The chief mitigation is that a new entity will have a significantly larger budget to bring to bear on the UK's creative ecosystem, allowing much more substantial investment. This will come through vertical integration of commissioning and production, something that major media companies have reaped the rewards of through sustained increases in share prices. This largely applies to a Channel 5/Channel 4 combinationChannel 5 is still largely a publisher-broadcaster. Sky already is a vertically-integrated entity when it comes to production. In terms of bringing new and original programming to the viewer, it is clear that Channel 4 is doing less, whilst Channel 5 has increasingly performed the reverse, galvanised by the superior resources the parent can bring to bear.




Possible supplementary question

How significant is Channel 4’s support for small independent production companies, relative to other public service broadcasters?


According to the 2020 Pact census, the independent production sector had a total turnover of £3,330 million, of which £1,686 million originated from the UK. Of that £1,686 million, £1,296 million comes from PSB commissions, of which Channel 4 is the second largest at £332 million (26% of the total).


The production sector also relies heavily on commissions from the UK’s other commercial PSBs, ITV and Channel 5. For the 62% of the 171 production companies that have worked with ITV in the last two years, ITV’s commissions represented half or more of their total projects, and it spends roughly £60 million on commissions from studios with turnover less than £10 million.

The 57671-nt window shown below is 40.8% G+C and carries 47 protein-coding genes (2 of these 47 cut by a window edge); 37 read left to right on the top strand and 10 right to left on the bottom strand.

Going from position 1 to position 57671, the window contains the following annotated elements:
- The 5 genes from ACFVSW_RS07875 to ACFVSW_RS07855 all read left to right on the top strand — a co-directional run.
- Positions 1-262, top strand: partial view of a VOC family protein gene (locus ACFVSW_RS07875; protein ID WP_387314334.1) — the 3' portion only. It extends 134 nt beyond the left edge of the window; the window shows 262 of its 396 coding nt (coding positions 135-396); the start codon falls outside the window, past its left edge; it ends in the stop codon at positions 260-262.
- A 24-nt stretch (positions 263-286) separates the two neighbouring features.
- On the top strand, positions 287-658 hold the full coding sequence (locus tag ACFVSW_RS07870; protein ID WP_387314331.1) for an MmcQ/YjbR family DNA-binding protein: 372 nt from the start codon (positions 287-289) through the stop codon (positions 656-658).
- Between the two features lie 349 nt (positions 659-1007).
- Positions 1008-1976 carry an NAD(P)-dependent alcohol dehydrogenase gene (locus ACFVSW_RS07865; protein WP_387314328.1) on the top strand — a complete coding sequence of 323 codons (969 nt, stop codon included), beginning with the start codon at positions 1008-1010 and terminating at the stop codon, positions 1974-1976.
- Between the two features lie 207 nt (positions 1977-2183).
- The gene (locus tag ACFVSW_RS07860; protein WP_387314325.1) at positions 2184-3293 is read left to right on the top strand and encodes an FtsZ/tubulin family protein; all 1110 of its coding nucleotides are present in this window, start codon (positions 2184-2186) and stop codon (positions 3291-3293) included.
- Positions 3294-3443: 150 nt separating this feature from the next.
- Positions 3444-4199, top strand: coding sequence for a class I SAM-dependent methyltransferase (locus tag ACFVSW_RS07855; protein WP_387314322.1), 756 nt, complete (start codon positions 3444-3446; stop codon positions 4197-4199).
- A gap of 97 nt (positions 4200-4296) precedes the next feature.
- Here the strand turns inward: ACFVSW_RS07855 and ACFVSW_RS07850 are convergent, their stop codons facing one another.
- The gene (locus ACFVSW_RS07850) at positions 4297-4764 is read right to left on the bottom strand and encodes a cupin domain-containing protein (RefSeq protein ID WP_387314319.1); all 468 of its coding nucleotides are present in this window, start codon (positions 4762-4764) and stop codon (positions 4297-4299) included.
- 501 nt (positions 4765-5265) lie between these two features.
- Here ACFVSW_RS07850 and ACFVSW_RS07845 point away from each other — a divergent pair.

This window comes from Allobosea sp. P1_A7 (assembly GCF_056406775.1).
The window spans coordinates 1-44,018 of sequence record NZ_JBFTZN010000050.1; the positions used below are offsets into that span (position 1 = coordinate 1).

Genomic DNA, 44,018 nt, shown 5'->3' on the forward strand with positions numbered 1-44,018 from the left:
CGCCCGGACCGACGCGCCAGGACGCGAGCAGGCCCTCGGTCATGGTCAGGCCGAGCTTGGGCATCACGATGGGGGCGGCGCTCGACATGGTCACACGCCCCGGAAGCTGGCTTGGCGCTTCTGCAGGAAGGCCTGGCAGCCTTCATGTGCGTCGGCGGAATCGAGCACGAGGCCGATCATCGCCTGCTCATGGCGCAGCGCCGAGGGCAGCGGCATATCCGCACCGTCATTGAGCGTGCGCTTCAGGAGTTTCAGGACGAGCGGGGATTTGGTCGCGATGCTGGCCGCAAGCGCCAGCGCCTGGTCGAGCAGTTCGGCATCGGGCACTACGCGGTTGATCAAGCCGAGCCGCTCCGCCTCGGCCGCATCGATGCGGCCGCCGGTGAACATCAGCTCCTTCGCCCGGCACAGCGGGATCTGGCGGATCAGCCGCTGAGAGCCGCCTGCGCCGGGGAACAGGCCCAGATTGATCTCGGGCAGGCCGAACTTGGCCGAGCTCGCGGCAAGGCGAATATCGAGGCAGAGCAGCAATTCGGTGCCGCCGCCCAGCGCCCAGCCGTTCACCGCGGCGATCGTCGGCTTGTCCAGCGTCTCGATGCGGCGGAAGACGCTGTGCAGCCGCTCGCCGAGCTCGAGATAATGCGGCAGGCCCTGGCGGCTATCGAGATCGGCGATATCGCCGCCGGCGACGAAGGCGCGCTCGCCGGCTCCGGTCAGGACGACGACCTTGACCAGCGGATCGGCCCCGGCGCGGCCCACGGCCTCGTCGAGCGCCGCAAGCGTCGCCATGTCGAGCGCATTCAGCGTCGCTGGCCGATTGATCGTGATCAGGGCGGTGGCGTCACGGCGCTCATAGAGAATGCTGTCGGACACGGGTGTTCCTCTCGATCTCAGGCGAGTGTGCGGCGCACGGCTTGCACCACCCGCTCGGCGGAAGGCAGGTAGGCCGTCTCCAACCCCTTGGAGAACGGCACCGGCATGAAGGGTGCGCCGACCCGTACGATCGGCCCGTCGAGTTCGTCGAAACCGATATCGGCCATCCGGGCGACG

Channel 5 operates on a smaller scale than ITV and C4. Of the 139 tracked production companies the broadcaster worked with in the past two years, Channel 5 represented half or more of total commissions for 56% of them (as previously noted, Channel 5's Made outside London performance has dramatically improved under its current ownership). The annual Pact Census shows that the proportion of Channel 5’s £77 million commissioning spend going to producers with a turnover of less than £5 million rose from 3% in 2018 to 20% in 2019. This put it ahead of the BBC (16%), Channel 4 (9%) and ITV (5%). Moreover, Less than 10% of Channel 5’s budget went to the top-end super-indies in the £70 million+ bracket—a far cry from ITV’s 49%, Channel 4’s 38% and the BBC’s 36%.